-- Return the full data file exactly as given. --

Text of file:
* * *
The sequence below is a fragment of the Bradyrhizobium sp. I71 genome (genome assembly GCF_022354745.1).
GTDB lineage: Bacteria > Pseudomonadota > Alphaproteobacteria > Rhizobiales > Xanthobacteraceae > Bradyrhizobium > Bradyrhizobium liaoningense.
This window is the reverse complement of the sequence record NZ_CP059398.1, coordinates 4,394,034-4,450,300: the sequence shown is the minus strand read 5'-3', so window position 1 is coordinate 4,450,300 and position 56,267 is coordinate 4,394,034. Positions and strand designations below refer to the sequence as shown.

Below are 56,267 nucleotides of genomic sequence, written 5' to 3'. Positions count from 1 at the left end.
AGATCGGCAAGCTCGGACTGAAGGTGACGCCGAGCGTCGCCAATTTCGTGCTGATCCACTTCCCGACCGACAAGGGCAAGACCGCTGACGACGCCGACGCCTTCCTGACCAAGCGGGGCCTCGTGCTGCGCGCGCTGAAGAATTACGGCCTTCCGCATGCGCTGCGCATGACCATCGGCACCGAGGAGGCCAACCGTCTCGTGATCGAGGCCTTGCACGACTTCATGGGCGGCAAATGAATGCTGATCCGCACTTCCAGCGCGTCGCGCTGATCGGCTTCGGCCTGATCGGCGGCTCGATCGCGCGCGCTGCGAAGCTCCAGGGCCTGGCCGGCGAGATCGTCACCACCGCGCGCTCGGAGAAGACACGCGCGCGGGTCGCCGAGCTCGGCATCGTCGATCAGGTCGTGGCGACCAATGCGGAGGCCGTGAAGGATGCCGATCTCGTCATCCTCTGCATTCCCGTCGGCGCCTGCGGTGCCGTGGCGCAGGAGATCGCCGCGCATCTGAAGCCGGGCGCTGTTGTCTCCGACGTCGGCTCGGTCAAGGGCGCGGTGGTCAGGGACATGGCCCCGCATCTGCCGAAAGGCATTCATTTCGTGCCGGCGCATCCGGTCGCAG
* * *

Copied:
The sequence below is a fragment of the Bradyrhizobium sp. I71 genome (genome assembly GCF_022354745.1).
GTDB lineage: Bacteria > Pseudomonadota > Alphaproteobacteria > Rhizobiales > Xanthobacteraceae > Bradyrhizobium > Bradyrhizobium liaoningense.
This window is the reverse complement of the sequence record NZ_CP059398.1, coordinates 4,394,034-4,450,300: the sequence shown is the minus strand read 5'-3', so window position 1 is coordinate 4,450,300 and position 56,267 is coordinate 4,394,034. Positions and strand designations below refer to the sequence as shown.

Below are 56,267 nucleotides of genomic sequence, written 5' to 3'. Positions count from 1 at the left end.
AGATCGGCAAGCTCGGACTGAAGGTGACGCCGAGCGTCGCCAATTTCGTGCTGATCCACTTCCCGACCGACAAGGGCAAGACCGCTGACGACGCCGACGCCTTCCTGACCAAGCGGGGCCTCGTGCTGCGCGCGCTGAAGAATTACGGCCTTCCGCATGCGCTGCGCATGACCATCGGCACCGAGGAGGCCAACCGTCTCGTGATCGAGGCCTTGCACGACTTCATGGGCGGCAAATGAATGCTGATCCGCACTTCCAGCGCGTCGCGCTGATCGGCTTCGGCCTGATCGGCGGCTCGATCGCGCGCGCTGCGAAGCTCCAGGGCCTGGCCGGCGAGATCGTCACCACCGCGCGCTCGGAGAAGACACGCGCGCGGGTCGCCGAGCTCGGCATCGTCGATCAGGTCGTGGCGACCAATGCGGAGGCCGTGAAGGATGCCGATCTCGTCATCCTCTGCATTCCCGTCGGCGCCTGCGGTGCCGTGGCGCAGGAGATCGCCGCGCATCTGAAGCCGGGCGCTGTTGTCTCCGACGTCGGCTCGGTCAAGGGCGCGGTGGTCAGGGACATGGCCCCGCATCTGCCGAAAGGCATTCATTTCGTGCCGGCGCATCCGGTCGCAG